Light microscopy aluminum
Light microscopy is a fundamental tool for microstructural studies aluminum alloys. It is also always applied before, how to use more time-consuming and expensive electronic optics.
What does an optical microscope see?
Light microscopy of aluminum alloys "works" to a magnification of 1500x, at which details up to 0,1 m. Light microscopy distinguishes most of the particles of the secondary phases with their sufficiently large size (more 1 μm), shows:
- size and distribution of soluble particles,
- grain or crystal structure of the matrix of aluminum solid solution.
A light microscope reveals such microscopic characteristics, as:
- coating thickness or diffusion,
- type and depth of corrosion damage,
- melting of low melting alloy components upon overheating,
- the presence of foreign metal inclusions or unwanted coarse intermetallic particles.
A light microscope is not able to show particles of precipitation of hardening phases, and he “does not see” dislocations and their structure. Special etching and other sample preparation are sometimes used to exert effects., which make it possible to draw some conclusions about these "invisible" characteristics. Generally speaking, research of these "invisibles" – prerogative electron microscopy.
Aluminum phases under a light microscope
The identification of various phases - chemical elements or intermetallic compounds - is an important task of light microscopy of aluminum alloys. These phases are the products of equilibrium or nonequilibrium reactions and can vary inside this alloy depending on the casting conditions., mechanical or heat treatment.
The chemical composition of these phases is associated with equilibrium and nonequilibrium state diagrams for double, triple, quadruple and even more complex systems. The crystal structure and chemical composition of these phases is known and the challenge is, to identify them by their optical characteristics or by etching behavior by various etchants.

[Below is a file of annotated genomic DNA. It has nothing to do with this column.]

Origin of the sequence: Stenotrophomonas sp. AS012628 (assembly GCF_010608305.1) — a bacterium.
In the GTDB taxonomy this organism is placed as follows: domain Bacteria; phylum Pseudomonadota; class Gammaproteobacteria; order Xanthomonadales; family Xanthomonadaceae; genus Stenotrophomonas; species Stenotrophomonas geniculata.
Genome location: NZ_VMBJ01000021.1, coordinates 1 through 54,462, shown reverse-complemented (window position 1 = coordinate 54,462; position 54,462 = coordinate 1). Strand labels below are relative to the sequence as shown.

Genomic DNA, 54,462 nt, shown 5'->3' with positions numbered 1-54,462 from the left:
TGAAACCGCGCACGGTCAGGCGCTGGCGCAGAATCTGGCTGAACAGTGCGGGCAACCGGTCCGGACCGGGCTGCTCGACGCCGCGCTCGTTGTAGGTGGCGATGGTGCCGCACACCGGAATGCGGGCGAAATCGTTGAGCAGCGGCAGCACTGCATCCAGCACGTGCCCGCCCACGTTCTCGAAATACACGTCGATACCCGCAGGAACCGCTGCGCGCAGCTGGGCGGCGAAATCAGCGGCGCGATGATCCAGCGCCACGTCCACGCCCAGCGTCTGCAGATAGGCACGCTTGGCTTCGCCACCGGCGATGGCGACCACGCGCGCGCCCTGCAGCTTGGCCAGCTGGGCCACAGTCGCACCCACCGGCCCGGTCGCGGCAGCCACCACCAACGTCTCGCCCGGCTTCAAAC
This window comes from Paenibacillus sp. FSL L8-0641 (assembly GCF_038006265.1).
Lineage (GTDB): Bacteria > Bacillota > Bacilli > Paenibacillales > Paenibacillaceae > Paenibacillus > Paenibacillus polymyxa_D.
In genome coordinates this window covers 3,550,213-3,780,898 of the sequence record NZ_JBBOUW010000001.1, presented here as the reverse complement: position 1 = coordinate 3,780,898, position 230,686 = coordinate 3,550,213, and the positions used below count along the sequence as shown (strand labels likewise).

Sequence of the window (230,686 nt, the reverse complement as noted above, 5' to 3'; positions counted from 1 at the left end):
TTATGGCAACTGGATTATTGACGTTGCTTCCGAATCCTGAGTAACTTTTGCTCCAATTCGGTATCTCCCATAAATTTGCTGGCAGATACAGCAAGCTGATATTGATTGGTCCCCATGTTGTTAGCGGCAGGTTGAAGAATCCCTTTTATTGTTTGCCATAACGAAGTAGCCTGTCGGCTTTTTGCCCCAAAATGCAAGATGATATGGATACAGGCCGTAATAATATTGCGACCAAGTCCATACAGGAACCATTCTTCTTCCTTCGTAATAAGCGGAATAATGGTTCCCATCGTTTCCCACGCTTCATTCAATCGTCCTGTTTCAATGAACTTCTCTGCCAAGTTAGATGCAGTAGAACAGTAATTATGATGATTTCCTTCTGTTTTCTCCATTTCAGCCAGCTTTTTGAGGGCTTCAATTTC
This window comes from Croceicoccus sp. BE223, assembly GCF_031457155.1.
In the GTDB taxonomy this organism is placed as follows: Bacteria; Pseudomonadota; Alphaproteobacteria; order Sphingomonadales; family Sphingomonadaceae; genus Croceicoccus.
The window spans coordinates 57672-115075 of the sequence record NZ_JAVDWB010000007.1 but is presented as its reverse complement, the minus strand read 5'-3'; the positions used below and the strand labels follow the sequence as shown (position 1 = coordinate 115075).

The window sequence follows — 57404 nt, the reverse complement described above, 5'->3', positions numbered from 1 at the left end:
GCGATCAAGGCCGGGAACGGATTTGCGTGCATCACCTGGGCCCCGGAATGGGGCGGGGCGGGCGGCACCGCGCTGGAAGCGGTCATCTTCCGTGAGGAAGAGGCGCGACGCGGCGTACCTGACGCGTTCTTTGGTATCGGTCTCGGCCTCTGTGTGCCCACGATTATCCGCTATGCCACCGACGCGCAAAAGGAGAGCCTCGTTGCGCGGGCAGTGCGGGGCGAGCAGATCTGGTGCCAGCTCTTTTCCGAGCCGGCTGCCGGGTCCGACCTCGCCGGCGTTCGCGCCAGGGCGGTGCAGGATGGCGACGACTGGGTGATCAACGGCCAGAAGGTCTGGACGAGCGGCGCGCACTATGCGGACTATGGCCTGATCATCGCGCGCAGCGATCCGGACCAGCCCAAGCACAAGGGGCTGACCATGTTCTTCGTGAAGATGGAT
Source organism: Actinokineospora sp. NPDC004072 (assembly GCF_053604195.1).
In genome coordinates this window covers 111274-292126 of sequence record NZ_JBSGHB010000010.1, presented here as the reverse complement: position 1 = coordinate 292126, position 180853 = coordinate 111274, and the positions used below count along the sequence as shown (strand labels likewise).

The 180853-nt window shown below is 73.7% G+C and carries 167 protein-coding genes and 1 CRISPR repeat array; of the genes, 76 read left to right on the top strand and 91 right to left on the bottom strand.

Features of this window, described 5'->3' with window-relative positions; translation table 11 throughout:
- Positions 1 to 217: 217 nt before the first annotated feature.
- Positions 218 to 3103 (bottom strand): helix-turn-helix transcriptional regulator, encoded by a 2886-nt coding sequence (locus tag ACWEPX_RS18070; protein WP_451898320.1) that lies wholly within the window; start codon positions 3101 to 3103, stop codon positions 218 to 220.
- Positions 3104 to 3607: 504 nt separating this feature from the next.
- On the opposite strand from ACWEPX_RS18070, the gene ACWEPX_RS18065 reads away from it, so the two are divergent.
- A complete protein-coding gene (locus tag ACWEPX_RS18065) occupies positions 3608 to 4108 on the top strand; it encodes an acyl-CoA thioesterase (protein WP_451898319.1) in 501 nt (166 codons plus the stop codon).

For custom designs or, when there are doubts about the reliability of light microscopy data, it is supplemented or replaced by electron microscopy, which allows more accurate identification of various phases in aluminum alloys.
Light microscopy of deformable aluminum alloys
Products from wrought aluminum alloys are somehow made from cast ingots. These initial ingots are machined and heat treated., which make changes to the original foundry structure. These changes are usually relatively small for large items., obtained by hot deformation methods, such as forgings, thick plates and massive pressed products. Structural changes become more noticeable with an increase in hood during hot and cold processing of products, as well as using various types of heat treatment, such as annealing or solid hardening.
Visible changes in the microstructure of aluminum alloys include the following:
- Changes in the chemical composition and crystalline structure of phases due to peritectic reactions, which were suppressed during the casting of the original ingots.
- Dissolution of the most soluble phases, as well as spheroidization and coalescence of phases due to the desire to reduce their surface energy.
- Elevation at elevated temperature of elements, which were in a supersaturated solution of the foundry structure.
- Mechanical fragmentation of brittle intermetallic particles and stretching of these particles along the main directions of hot or cold machining.
- Deformation of the initial cast grain structure and subsequent processes of return and recrystallization.
Categories and groups of aluminum alloys
As known, wrought aluminum alloys are divided into seven main groups (series, classes) in accordance with their main alloying elements. Each of these groups has its own types of microstructure..
These seven groups of aluminum alloys combine, in turn, in two categories depending on, do they lend themselves to thermal hardening or not:
- alloys of 2xxx series, 6xxx and 7xxx - thermally hardenable,
- 1xxx series alloys, 3xxx, 4xxx and 5xxx - thermally unstrengthened.
These categories of aluminum alloys also have their own common features when observed under a light microscope..
Source: Aluminum: Properties and Physical Metallurgy – ed. John E. Hatch – ASM International – 1984